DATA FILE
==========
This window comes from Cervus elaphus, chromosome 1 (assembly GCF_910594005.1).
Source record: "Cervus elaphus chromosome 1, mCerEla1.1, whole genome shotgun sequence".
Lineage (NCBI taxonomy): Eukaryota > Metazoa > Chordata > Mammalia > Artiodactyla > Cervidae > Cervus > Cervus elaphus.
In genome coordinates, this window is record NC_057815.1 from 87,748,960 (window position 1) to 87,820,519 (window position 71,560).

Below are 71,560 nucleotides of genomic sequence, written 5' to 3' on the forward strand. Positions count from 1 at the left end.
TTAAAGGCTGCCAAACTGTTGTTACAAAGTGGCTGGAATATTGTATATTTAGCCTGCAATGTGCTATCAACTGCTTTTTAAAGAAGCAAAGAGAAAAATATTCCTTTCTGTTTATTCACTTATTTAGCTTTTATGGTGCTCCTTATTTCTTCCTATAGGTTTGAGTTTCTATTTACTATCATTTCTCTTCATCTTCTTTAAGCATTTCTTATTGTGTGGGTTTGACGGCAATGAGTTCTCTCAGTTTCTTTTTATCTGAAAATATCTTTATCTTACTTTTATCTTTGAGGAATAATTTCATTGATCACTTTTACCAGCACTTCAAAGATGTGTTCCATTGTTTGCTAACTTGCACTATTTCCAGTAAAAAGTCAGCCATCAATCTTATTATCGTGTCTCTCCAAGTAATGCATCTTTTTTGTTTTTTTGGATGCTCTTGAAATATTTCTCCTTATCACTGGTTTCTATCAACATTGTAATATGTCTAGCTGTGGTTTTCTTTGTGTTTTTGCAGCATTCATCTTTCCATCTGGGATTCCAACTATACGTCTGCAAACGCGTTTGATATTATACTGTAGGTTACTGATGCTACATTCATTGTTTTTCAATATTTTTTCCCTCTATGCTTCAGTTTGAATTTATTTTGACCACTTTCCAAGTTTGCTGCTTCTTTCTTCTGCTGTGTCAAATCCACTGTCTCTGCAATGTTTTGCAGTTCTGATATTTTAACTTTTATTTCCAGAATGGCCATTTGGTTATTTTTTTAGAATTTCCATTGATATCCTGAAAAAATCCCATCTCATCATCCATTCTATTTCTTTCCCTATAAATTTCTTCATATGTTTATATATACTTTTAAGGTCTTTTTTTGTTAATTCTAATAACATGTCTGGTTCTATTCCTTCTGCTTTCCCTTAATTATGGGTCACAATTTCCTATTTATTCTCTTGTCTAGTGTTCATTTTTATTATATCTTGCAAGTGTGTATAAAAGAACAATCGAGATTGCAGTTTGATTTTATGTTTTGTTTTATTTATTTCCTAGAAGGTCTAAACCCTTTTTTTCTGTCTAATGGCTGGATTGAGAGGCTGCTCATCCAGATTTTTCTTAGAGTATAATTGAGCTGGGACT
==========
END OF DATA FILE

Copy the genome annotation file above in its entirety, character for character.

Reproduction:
This window comes from Cervus elaphus, chromosome 1 (assembly GCF_910594005.1).
Source record: "Cervus elaphus chromosome 1, mCerEla1.1, whole genome shotgun sequence".
Lineage (NCBI taxonomy): Eukaryota > Metazoa > Chordata > Mammalia > Artiodactyla > Cervidae > Cervus > Cervus elaphus.
In genome coordinates, this window is record NC_057815.1 from 87,748,960 (window position 1) to 87,820,519 (window position 71,560).

Below are 71,560 nucleotides of genomic sequence, written 5' to 3' on the forward strand. Positions count from 1 at the left end.
TTAAAGGCTGCCAAACTGTTGTTACAAAGTGGCTGGAATATTGTATATTTAGCCTGCAATGTGCTATCAACTGCTTTTTAAAGAAGCAAAGAGAAAAATATTCCTTTCTGTTTATTCACTTATTTAGCTTTTATGGTGCTCCTTATTTCTTCCTATAGGTTTGAGTTTCTATTTACTATCATTTCTCTTCATCTTCTTTAAGCATTTCTTATTGTGTGGGTTTGACGGCAATGAGTTCTCTCAGTTTCTTTTTATCTGAAAATATCTTTATCTTACTTTTATCTTTGAGGAATAATTTCATTGATCACTTTTACCAGCACTTCAAAGATGTGTTCCATTGTTTGCTAACTTGCACTATTTCCAGTAAAAAGTCAGCCATCAATCTTATTATCGTGTCTCTCCAAGTAATGCATCTTTTTTGTTTTTTTGGATGCTCTTGAAATATTTCTCCTTATCACTGGTTTCTATCAACATTGTAATATGTCTAGCTGTGGTTTTCTTTGTGTTTTTGCAGCATTCATCTTTCCATCTGGGATTCCAACTATACGTCTGCAAACGCGTTTGATATTATACTGTAGGTTACTGATGCTACATTCATTGTTTTTCAATATTTTTTCCCTCTATGCTTCAGTTTGAATTTATTTTGACCACTTTCCAAGTTTGCTGCTTCTTTCTTCTGCTGTGTCAAATCCACTGTCTCTGCAATGTTTTGCAGTTCTGATATTTTAACTTTTATTTCCAGAATGGCCATTTGGTTATTTTTTTAGAATTTCCATTGATATCCTGAAAAAATCCCATCTCATCATCCATTCTATTTCTTTCCCTATAAATTTCTTCATATGTTTATATATACTTTTAAGGTCTTTTTTTGTTAATTCTAATAACATGTCTGGTTCTATTCCTTCTGCTTTCCCTTAATTATGGGTCACAATTTCCTATTTATTCTCTTGTCTAGTGTTCATTTTTATTATATCTTGCAAGTGTGTATAAAAGAACAATCGAGATTGCAGTTTGATTTTATGTTTTGTTTTATTTATTTCCTAGAAGGTCTAAACCCTTTTTTTCTGTCTAATGGCTGGATTGAGAGGCTGCTCATCCAGATTTTTCTTAGAGTATAATTGAGCTGGGACT